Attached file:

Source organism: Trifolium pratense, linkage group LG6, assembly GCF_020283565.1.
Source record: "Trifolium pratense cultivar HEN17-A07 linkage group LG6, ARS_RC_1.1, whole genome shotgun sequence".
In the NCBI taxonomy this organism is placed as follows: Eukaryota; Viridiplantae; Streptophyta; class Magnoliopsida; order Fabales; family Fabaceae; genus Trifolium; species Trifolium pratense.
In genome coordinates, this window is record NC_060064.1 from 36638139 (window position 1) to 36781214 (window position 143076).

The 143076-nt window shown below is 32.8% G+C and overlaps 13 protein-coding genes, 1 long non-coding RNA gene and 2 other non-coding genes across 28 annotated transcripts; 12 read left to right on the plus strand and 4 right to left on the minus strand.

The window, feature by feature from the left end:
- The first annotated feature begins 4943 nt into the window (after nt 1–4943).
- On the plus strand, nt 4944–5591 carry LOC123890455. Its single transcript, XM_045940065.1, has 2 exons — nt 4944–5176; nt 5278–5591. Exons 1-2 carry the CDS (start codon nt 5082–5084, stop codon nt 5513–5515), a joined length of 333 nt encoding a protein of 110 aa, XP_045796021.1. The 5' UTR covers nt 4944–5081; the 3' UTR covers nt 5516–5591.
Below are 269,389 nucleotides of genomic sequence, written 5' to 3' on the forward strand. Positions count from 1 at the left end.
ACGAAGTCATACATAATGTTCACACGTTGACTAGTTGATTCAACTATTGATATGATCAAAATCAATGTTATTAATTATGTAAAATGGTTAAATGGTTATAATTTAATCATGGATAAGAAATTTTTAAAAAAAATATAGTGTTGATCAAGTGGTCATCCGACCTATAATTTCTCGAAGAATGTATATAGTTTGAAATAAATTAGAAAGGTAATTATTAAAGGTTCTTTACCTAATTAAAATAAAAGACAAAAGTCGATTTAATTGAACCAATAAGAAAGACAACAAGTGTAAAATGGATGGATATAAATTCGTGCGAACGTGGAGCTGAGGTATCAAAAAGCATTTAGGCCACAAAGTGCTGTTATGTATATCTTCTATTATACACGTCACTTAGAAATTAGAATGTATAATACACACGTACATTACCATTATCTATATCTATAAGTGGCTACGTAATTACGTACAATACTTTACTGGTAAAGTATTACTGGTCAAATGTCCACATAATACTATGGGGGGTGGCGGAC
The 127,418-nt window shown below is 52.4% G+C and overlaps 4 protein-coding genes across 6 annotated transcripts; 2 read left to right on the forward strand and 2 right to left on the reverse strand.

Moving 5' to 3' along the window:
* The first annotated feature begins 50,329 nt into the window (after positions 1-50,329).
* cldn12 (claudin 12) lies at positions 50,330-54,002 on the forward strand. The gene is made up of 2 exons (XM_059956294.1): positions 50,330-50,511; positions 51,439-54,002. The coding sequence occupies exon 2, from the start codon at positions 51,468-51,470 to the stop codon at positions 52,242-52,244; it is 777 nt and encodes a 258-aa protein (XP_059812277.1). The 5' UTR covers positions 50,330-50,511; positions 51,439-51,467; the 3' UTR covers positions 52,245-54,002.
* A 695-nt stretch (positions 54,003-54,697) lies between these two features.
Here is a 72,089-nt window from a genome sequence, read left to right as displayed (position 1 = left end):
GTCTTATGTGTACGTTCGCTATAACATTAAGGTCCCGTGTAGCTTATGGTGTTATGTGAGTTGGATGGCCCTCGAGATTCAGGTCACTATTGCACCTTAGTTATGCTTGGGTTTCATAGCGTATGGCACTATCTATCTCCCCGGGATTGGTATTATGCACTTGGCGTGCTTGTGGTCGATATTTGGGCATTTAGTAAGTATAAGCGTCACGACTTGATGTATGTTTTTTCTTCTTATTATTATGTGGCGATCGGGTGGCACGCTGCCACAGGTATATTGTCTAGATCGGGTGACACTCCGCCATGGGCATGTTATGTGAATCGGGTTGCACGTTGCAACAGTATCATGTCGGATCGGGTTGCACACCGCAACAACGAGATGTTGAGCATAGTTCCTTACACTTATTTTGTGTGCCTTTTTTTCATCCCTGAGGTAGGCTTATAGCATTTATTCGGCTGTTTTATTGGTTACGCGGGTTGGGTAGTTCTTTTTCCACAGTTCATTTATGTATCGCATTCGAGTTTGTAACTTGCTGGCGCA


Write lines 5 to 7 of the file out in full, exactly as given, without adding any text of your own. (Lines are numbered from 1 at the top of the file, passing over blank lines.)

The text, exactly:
The 143076-nt window shown below is 32.8% G+C and overlaps 13 protein-coding genes, 1 long non-coding RNA gene and 2 other non-coding genes across 28 annotated transcripts; 12 read left to right on the plus strand and 4 right to left on the minus strand.

The window, feature by feature from the left end:
- The first annotated feature begins 4943 nt into the window (after nt 1–4943).